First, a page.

> bandwidth for that. And if the email server is designed to
> accept messages faster, it only causes the internal queue in the
> email server to grow, and the messages won't leave the
> server for another eight hours.
>
> If the ISP or company had 100 email servers, you could fork 100
> threads and send 20 emails per second in each thread. Still no
> where near what you were expecting.
>
> You can write and run your own email server. Good luck with that.
> Who will accept a connection from you ? Will your server
> be instantly blacklisted ? Think of the upstream servers you
> will be overloading, with one million emails at 7:59AM in the
> morning. Now, those servers take eight hours to deliver
> all the mail.
>
> Start by benchmarking the processing rate of the email
> back end. If you really have infinite email capacity
> in your system, the rest of your project *will* be
> trivial.
>
> (An example of programmers fighting with email...)
>
> http://social.msdn.microsoft.com/For...om/thread/6d38...
>
> * * Paul


In my case mail servers are our business. So if we can scale the Mail
servers as much as required.

The problem is not the SMTPD itself. I have written small testscripts
and I am reasonably convinced that on commodity Dell hardware I am
able to achieve 1M messages per hour provided delivered to a trusting
network. ( No 4xx here :-) )

Even in the real world case these mails are delivered to people who
have paid to receive these reports. Why would they get blacklisted for
this ??

The challenge is to send in parallel. Threading implementation is perl/
php is not very popular AFAIK.Multi-processing is taking too much of I/
O and bloating up the hardware requirement.

That is precisely why I need a multi-threaded client.











Noob 12-01-2011 09:44 AM

Re: Threadpooling in Linux
 
Ram Prasad wrote:

> Sorry for being OT


Since you know your question is off-topic, why don't you post
in more appropriate a forum?

Here are a few suggestions.

comp.unix.programmer
comp.os.linux.development.apps
comp.programming.threads

Regards.

Jorgen Grahn 12-04-2011 12:15 AM

Re: Threadpooling in Linux
 
On Thu, 2011-12-01, Ram Prasad wrote:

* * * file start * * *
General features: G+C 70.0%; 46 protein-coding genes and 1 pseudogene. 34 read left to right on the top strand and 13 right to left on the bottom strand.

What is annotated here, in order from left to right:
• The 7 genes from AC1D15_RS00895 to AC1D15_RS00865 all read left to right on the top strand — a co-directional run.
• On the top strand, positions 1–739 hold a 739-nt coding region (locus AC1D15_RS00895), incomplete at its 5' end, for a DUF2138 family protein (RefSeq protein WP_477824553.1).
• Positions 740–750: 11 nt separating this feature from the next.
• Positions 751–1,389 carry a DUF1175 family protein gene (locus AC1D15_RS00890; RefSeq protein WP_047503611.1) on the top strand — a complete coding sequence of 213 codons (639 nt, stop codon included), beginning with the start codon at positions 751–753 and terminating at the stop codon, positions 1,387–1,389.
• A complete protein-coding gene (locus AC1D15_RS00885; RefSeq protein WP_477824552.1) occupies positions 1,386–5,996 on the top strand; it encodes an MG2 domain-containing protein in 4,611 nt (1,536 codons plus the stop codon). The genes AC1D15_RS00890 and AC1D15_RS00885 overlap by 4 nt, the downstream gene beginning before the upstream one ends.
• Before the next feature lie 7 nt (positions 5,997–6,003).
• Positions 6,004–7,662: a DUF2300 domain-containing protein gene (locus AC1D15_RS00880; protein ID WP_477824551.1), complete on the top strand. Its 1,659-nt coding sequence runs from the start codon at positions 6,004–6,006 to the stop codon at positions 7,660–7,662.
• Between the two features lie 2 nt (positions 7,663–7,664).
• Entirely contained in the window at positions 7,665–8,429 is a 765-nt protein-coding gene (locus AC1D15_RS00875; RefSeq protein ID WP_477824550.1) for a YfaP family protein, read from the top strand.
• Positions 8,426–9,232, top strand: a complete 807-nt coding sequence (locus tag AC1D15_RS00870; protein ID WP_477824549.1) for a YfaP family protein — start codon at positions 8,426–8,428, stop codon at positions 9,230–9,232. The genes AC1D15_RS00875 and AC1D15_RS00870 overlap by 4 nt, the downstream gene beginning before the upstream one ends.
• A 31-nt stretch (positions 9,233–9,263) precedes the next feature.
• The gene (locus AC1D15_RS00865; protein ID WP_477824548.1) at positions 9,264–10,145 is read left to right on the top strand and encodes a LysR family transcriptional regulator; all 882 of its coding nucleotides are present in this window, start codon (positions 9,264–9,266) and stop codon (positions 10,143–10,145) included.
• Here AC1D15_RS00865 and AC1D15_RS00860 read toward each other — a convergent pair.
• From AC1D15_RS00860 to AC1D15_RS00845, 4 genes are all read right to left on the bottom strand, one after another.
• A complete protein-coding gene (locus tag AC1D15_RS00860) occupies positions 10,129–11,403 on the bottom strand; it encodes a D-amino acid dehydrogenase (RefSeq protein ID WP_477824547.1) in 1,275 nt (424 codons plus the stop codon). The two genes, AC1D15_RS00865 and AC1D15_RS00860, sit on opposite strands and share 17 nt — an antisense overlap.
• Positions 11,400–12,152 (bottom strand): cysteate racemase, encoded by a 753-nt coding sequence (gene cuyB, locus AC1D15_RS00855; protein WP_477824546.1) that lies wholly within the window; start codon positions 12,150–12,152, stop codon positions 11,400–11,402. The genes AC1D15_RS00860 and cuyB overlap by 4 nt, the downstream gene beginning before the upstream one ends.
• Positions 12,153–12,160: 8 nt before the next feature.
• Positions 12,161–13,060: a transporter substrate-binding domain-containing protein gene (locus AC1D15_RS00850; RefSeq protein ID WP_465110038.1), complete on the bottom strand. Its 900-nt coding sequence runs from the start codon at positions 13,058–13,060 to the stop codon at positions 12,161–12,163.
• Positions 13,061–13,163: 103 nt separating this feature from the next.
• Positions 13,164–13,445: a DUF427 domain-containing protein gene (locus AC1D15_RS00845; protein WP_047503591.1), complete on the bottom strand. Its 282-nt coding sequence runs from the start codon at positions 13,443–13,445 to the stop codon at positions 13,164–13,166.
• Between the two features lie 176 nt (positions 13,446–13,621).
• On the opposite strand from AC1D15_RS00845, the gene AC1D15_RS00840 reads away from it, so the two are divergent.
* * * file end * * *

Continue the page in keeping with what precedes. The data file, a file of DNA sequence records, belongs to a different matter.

> On Dec 1, 2:07*pm, Paul <nos...@needed.com> wrote:
>> Ram Prasad wrote:
>> > Sorry for being OT
>> > I am trying to search for a simple C threadpool library for linux ,
>> > But almost all results lead to C# libraries.

>>
>> > Is Threadpooling under linux not used or recommended ?

>>
>> > I am trying to implement a multi-threaded app to send mails for a
>> > client. This has to connect to a mysql database get the records for
>> > the day and then send a mail.
>> > The current one in php is too slow , these are important market
>> > reports , which have to reach as soon as possible to the clients
>> > before the market opens for the day.

>>
>> > I am trying to use a multi-threaded * system so that I can maximize
>> > the throughput.

>>
>> > What is the recommended way ?

>>
>> Have you studied the rate-limiting step in your architecture ?
>>
>> Where is the bottleneck ?
>>

....

> In my case mail servers are our business. So if we can scale the Mail
> servers as much as required.


That last sentence is not possible to understand -- what did you mean
to say?

> The problem is not the SMTPD itself. I have written small testscripts
> and I am reasonably convinced that on commodity Dell hardware I am
> able to achieve 1M messages per hour provided delivered to a trusting
> network. ( No 4xx here :-) )

....
> The challenge is to send in parallel. Threading implementation is perl/
> php is not very popular AFAIK.Multi-processing is taking too much of I/
> O and bloating up the hardware requirement.
>
> That is precisely why I need a multi-threaded client.


I still don't understand why you think you need that.

First, /usr/lib/sendmail can send the same mail to thousands of
recipients. The local MTA will take the hit and do something sensible,
(like forwarding to all at example.com in one session).

But perhaps you feel you need to personalize the mails.

Second, internet mail is store-and-forward. If you let a thousand
/usr/lib/sendmail processes hit the same local MTA concurrently, the
job each will be waiting for is just an acknowledgement that the mail
has been locally enqueued. That's an I/O-bound operation, and
threading is of little use.

Are you perhaps sidestepping /usr/lib/sendmail, trying to do its job?

/Jorgen

--
// Jorgen Grahn <grahn@ Oo o. . .
\X/ snipabacken.se> O o .